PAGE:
Despite drawing criticism for the pricey entrance fee ($650 or $2,000 depending on how big you wanted to go), Gwyneth Paltrow's In Goop Health summit in New York City on January 27 completely sold out. Even though the conference was held in New York, the vibe was more LA: The crowd—almost all women—wore either colorful, bohemian dresses or their best athleisure. And blonde. So many blondes.
So what exactly do you get with your golden ticket? (As in, literally golden—the ticket levels are called "turmeric" and "ginger.") After spending all day at the summit, I'm reporting back with the full inside scoop.
Upon arrival, attendees traded their shoes for a complimentary pair of Minnetonka slippers before being shown to the main area, which was basically your hygge dreams come to life: Comfy, oversized seating; Moroccan-inspired rugs; and plenty of ways to detox. Want a Cote manicure? Done. A Sacred Acoustics meditation? Okay, sure. Ashtanga yoga? Why not.
What exactly do you get with your golden ticket?
Or, you could ignore all the activations and just eat: There was no shortage of (free!) food from some of the buzziest healthy brands and restaurants including Moon Juice, Brodo (known for its nourishing bone broth), Avocaderia (the first avocado-everything eatery), The Little Beet, Milk Bar, Nix, Fields Good Chicken, Clover Grocery, Two Hands, mason-jar only restaurant Ancolie, and Jean-Georges Vongerichten's vegan restaurant abcV—to name just a few.
But the real stand-out moments came from the event's seven panels and talks. Last year at the LA summit, the jade eggs Goop was selling (to, um, tighten things up downstairs apparently) were the talk of the day. But this year, psychics were the jade eggs of the summit. A medium delivered messages from passed loved ones to stunned family members; acclaimed astrologer Susan Miller made predictions for the coming year; a woman who had died and come back to life shared her vision of the afterlife. And that was all before Paltrow—or GP, as she was called throughout the day—invited Drew Barrymore, Chelsea Handler, Laura Linney, author Gillian Flynn, and former Teen Vogue editor-in-chief Elaine Welteroth on stage for what turned out to be a provocative discussion about what it means to be a woman in 2018.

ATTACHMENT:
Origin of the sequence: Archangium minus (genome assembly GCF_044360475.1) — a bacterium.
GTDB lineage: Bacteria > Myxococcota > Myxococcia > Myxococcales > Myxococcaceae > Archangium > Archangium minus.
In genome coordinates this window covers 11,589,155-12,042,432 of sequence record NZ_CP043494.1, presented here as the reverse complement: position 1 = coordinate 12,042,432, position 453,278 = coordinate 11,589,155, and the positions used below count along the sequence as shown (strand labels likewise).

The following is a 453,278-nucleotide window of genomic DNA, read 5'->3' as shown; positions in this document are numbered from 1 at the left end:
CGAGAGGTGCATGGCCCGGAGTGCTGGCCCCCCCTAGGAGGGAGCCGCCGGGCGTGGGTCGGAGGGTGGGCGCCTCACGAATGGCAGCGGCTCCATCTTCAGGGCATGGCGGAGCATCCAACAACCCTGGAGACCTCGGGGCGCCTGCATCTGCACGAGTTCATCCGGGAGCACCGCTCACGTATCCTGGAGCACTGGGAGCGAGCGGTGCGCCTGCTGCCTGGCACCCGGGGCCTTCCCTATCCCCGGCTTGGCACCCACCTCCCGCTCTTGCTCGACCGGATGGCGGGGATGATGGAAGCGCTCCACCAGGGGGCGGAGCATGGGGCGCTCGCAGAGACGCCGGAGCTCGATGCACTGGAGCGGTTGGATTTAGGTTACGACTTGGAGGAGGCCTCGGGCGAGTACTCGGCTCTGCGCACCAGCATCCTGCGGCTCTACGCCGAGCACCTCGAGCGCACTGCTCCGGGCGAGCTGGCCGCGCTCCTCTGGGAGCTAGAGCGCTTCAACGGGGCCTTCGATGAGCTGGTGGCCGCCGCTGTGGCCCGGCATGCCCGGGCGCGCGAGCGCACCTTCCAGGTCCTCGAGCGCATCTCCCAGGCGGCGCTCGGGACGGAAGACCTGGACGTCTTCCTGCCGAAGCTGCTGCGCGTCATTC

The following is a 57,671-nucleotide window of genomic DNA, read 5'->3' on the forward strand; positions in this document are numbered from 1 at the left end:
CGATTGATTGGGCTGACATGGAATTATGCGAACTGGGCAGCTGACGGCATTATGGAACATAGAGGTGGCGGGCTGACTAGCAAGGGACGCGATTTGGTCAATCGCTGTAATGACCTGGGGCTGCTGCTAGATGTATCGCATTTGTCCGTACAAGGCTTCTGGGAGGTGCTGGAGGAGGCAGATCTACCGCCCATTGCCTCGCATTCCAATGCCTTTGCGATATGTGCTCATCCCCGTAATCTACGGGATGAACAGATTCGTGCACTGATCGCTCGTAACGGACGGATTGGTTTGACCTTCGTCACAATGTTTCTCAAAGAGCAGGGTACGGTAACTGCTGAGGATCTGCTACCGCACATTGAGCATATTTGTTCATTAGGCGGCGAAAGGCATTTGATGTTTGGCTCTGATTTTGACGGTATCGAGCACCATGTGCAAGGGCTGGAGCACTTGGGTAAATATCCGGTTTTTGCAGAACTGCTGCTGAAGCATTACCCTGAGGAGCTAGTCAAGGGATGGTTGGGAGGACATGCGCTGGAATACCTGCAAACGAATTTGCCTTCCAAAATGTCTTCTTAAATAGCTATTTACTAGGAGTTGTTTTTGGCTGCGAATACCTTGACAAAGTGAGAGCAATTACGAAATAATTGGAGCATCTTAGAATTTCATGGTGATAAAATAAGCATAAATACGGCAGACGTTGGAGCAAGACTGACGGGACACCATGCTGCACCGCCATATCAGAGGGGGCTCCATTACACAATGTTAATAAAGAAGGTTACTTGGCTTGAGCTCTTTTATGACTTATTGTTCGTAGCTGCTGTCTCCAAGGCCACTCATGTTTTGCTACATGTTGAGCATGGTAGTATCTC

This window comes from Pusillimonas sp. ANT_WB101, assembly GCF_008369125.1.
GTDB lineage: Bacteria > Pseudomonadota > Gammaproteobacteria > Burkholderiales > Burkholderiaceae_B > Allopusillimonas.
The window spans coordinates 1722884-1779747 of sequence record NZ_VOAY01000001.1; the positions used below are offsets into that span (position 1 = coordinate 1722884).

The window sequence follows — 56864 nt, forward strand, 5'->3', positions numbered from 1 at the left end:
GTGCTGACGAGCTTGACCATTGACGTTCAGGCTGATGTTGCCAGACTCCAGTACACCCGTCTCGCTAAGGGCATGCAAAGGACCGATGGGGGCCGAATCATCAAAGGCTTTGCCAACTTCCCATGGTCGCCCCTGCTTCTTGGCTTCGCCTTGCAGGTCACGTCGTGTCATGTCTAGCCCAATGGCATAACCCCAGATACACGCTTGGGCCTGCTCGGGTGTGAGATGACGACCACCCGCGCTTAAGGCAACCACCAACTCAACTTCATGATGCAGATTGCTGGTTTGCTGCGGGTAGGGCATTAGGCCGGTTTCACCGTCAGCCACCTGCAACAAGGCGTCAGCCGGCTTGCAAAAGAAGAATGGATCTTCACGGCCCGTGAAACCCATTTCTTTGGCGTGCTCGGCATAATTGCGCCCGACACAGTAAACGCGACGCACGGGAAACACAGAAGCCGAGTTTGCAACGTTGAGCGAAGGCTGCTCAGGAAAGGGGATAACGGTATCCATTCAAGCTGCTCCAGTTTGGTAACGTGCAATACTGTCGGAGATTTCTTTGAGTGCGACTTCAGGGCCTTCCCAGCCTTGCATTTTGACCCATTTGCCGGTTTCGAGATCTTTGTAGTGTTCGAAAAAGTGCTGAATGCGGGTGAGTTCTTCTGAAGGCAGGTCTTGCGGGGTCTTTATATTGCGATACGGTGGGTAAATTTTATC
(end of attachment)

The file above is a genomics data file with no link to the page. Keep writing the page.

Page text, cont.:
Keep reading for the inside scoop on Goop's NYC summit.
1. Medium Laura Lynne Jackson gave a supernatural hint on who will win the Super Bowl
After starting the day with welcoming remarks from Paltrow and a meditation, medium and author Laura Lynne Jackson fluttered into the audience for several on-the-spot readings. (To a pair of sisters: "Something gold and engraved" is not being honored the right way.) She stopped to pass along a moving message to a woman whose mother had died of cancer. "She wants to thank you for helping with her crossing. You made it so beautiful for her," Jackson said. Cue This-Is-Us-level crying from virtually everyone in the room.
"This is going to sound really weird, but does someone in your family really like Cheetos or chips? And football?" Jackson asked the same woman whose mother had passed. Yep; and someone in her fam is a huge Eagles fan. "Well, I'm supposed to pass on the message that he will be very happy," Jackson said, which was met with lots of applause and laughter.
2. Orgasms are the secret to resetting your hormones and lowering cortisol levels
In a panel focusing on metabolism, experts Taz Bhatia, MD; Sara Gottfried, MD; Shira Lenchewski, MS, RD (Lauren Conrad's go-to nutritionist); and Deanna Minich PhD, came together to give their best tips. A stand-out one from Dr. Bhatia: "There is no such thing as catch-up sleep," she said, squashing the hopes of all who try to make up for a week's worth of late nights and early mornings on the weekend. "Women need good, consistent sleep, which for most people means going to bed between 10 and 11 p.m. and waking up between 5 and 7 a.m."
Dr. Bhatia explained that lack of quality sleep can cause hormonal changes. Fortunately, Dr. Gottfried chimed in with a way to fix that: "Orgasms are the best way to reset your hormones and lower cortisol levels," she said. Now that's worth missing some shut-eye for.